‘Corruption is a cancerous national canker’ – NCCE

By
Isaac Arkoh/Nana Oye Gyimah, GNA

Kormantse (CR), Sept.12,
GNA – The National Commission for Civic Education (NCCE), has described
corruption as a “frightening cancerous national canker” and rallied
the collective effort of all stakeholders to drastically curtail the menace.

The Commission
noted that the act permeated every facet of the Ghanaian social fabric – from
the traders on the walkways to religious and traditional organizations.

Mr Nicolas Ofori
Boateng, the Regional Director of the Commission who made the call, stated it
was a civic responsibility and obligation of every Ghanaian to ensure the total
wipe-out of bribery and corruption.

He was speaking at
a public sensitisation programme on “ending corruption” held at Kormantse in
the Mfantseman Municipality of the Central Region.

The exercise dubbed
“Anti-corruption, Rule of Law, and Accountability Programme” (ARAP) is a
Ghana-European Union (EU) partnership aimed at supporting the National
Anti-Corruption Action Plan (NACAP).

The engagement was
also aimed at soliciting and collating views, ideas and concerns on corruption,
as well as take their recommendations on how to reduce corruption to ensure
equal access to resources and accountability in the use of public resources in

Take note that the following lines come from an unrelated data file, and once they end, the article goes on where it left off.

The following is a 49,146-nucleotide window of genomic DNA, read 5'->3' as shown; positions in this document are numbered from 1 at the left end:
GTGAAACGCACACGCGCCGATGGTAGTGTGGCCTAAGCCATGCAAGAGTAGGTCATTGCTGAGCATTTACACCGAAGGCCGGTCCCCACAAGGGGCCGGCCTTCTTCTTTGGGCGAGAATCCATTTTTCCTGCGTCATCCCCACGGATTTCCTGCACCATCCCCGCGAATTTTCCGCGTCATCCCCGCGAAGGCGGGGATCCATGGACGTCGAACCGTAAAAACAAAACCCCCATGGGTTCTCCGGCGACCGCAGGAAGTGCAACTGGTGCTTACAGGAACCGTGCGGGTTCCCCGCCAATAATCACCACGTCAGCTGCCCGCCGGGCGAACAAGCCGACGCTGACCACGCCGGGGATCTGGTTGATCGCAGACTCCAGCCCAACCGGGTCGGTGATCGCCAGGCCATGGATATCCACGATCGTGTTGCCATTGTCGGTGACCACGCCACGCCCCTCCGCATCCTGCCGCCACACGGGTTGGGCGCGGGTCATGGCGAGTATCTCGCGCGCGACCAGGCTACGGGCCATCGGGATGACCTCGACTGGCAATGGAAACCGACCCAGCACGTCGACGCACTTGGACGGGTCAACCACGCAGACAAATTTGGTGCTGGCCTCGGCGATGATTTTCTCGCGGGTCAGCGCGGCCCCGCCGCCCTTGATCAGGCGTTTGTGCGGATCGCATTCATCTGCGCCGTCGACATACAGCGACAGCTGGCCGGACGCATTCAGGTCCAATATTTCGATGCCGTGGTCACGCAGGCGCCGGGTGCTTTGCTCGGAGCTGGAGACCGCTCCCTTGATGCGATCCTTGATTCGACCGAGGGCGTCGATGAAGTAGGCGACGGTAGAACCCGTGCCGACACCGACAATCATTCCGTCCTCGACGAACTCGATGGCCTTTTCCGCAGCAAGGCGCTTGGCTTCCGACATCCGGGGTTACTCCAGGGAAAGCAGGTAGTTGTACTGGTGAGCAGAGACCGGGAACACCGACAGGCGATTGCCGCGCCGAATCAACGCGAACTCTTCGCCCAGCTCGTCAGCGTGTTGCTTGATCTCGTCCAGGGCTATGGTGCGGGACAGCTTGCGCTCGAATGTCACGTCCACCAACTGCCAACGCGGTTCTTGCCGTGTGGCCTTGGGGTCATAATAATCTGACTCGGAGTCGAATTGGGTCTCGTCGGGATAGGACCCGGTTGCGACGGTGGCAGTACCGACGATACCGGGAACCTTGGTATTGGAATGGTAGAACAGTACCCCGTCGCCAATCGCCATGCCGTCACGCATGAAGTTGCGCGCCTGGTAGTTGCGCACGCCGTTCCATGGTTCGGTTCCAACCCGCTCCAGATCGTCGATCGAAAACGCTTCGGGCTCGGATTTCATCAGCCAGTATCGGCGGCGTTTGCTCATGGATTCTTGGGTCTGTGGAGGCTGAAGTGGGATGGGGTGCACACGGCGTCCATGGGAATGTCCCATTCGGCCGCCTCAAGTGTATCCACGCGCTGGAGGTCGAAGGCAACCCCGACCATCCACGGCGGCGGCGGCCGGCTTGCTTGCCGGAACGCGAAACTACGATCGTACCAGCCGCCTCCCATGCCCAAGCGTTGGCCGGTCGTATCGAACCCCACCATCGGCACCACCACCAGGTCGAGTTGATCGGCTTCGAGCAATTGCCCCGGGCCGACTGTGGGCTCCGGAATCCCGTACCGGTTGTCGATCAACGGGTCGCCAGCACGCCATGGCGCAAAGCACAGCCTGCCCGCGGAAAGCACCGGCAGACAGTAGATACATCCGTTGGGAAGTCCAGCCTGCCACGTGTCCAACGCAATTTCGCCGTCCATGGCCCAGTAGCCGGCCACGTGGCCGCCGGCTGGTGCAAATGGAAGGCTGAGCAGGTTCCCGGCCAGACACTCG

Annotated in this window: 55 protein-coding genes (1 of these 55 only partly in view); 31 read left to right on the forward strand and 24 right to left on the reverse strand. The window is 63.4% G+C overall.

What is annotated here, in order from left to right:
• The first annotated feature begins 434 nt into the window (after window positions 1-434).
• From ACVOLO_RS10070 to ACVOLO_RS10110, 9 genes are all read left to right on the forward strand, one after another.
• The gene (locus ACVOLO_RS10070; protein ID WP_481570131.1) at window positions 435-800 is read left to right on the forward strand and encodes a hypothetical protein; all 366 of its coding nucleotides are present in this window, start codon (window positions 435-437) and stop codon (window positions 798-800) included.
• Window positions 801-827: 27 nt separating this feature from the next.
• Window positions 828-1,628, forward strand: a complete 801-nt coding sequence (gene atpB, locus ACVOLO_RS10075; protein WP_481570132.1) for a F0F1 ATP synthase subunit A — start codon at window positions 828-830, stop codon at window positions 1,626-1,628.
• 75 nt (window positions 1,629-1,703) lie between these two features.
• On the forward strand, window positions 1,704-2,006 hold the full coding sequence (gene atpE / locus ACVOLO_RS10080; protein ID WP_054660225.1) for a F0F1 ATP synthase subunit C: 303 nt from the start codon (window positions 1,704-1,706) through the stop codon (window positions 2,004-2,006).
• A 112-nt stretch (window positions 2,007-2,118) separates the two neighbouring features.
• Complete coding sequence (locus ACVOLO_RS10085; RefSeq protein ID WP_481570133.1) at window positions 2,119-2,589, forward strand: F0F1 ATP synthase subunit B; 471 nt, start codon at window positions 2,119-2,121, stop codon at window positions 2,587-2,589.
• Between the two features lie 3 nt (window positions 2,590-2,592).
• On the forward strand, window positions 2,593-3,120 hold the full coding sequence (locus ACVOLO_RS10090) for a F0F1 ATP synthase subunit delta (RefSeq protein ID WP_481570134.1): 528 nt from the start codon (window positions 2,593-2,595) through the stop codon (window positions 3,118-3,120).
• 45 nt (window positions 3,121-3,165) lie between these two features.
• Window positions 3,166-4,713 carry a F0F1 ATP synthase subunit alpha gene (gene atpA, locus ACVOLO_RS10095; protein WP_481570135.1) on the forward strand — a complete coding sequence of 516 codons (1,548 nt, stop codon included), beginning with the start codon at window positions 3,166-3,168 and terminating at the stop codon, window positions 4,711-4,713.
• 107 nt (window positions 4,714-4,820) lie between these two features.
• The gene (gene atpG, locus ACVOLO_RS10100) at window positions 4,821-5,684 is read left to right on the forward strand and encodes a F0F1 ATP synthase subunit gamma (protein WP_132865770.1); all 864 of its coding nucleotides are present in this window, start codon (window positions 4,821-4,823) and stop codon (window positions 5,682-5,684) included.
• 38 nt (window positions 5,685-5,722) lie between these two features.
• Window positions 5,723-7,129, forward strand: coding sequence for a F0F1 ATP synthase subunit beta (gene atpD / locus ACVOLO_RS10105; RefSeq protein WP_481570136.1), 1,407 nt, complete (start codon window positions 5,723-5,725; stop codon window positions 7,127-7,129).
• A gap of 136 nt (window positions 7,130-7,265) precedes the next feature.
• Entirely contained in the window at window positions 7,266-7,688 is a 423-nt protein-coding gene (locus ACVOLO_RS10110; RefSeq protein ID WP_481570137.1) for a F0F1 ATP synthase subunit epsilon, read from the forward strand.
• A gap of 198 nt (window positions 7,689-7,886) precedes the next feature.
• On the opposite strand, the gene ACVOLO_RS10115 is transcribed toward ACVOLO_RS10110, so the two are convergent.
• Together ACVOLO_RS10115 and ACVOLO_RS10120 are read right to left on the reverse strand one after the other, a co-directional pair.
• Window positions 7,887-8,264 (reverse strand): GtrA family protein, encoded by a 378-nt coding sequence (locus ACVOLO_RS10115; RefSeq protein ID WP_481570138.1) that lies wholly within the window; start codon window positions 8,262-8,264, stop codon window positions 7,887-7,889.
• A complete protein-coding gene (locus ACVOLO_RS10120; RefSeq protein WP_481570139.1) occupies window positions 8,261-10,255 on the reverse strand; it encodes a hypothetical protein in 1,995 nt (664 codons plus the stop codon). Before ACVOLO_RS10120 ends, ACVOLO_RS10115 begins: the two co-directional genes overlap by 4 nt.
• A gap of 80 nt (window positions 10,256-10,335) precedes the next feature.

the country.

The goal of the
five year programme is to build the capacity of the NCCE, the Commission on
Human Right and Administrative Justice (CHRAJ) and the media to conduct
campaigns for increased accountability and reduction in corruption.

According to the
NCCE Director, corrupt activities stalls development and urged Ghanaians to
renew their minds and change their attitudes and behaviours.

He pointed out that
fighting corruption would be futile without a broad societal awareness to its
dangers, costs and ramifications, as well as the unbridled commitment of every
person to combat it.

In that respect, Mr
Boateng stressed the need to retool and routinely build the capacity of
institutions that investigate and prosecute corrupt practices to invigorate the
true meaning to the national fight against the canker.

Mrs Lydia Antwi
with the Commission for Human Right and Administrative Justice (CHRAJ), urged
individuals to feel free to confide in officials of the NCCE especially on
issues relating to corruption and assured them of absolute protection.

She charged parents
to train their wards to be good citizens so that generations to come would not
have reasons to fight corruption and bribery.

Mr Patrick Kofi
Wayo from the Mfantseman Municipal Office of the National Health Insurance
scheme (NHIS) reiterated the commitment to adapt to technologically inclined
method of operations that will dispel all acts of corruption in their
operations.

In so doing, the
Authority has come up with membership registration and payment system via
phone, excellence in client services, and prompt electronic receipting and
payment platforms to check corruption.

GNA

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